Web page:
Raynor revisits tools that we have used in the past—scenario planning and real options—and then suggests a more effective way to apply these tools. First, he notes that commitment to a clear strategic direction is essential for a company to maintain competitive focus. That is why it is hard, for example, to get many groups responsible for technology roadmaps for infrastructure and service delivery excited about projections beyond 18 to 24 months. They want to be aware of potential surprises that might arise in the next 3 to 10 years, but they don’t really want to spend any time or money to obtain that awareness. Given that the future is by nature evermore unpredictable as the time horizon extends, those potential disruptors are only possibilities. Spending more than a very minimal amount to maintain an ongoing scan[1] of these potential disruptors is generally outside the remit of most well-managed operational budgets. The significant downside of this tension between running a well-managed operation and dealing with accelerating changes in the competitive marketplace is that a company will tend to pick a more conservative strategy which results in less differentiation from competitors.

This tendency reminds me of swarm behaviors observed in nature when a school of herring, for example, is attacked by tuna. The herring appear to follow a few simple rules to reduce their risk of being eaten. First, they try to stay close to their neighbor but not too close. Second, they try to move towards the center of the chaotic “tornado-like” swirl of fish that forms. Managers are biased to pick strategies in the same herd-like fashion. This tendency is not surprising because companies are similarly biased to punish competitive shortfalls, even if only by reputation, so unless managers are brain-wired to live on the edge, they will naturally steer to the strategy map’s conservative middle.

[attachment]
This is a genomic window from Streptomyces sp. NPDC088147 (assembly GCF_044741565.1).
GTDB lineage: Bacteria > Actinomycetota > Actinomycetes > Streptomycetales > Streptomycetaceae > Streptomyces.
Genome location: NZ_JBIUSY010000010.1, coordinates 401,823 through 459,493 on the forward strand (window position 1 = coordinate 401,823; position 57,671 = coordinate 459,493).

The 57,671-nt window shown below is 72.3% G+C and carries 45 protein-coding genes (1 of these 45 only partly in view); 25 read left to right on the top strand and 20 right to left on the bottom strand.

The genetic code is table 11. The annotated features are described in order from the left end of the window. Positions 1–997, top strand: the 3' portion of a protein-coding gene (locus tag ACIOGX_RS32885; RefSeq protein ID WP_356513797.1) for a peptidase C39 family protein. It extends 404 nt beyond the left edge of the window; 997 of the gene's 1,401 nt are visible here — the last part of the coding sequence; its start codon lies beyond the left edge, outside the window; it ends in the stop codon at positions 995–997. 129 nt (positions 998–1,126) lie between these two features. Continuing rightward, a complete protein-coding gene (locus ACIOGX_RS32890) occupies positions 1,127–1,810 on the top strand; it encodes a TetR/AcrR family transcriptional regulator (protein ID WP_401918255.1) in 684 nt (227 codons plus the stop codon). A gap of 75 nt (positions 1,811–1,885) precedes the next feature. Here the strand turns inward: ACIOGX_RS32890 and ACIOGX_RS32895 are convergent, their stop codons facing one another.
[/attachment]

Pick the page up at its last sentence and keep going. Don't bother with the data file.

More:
The numbers support this explanation. In Thompson’s statistics, only 374 of 7,454 companies reached $1 billion in revenues, while 2,019 disappeared from the public exchanges. That’s a 5-to-1 ratio of dissolution to exceptional success. Because these public companies are most likely managed by smart people who seek good advice and use accepted tools for planning, it seems that these tools often don’t work well. As a result, they are discounted, hedged, and even ignored.

Raynor believes the responsibility for scenario planning and creating real options to generate strategic flexibility falls on the Board of Directors and the CEO. That’s because operating divisions must limit how much they invest in creating strategic flexibility (as opposed to contingency flexibility). The real options that the BOD and Corporate Office cultivate are either discarded, if not needed as the future unfolds, or exercised, if it becomes clear that some division of the company needs to change their strategy and the change should include exercising an available real option. Lacking a real option makes it difficult to implement a strategic readjustment, while having an option makes it easier for the company to successfully adapt to the new environment.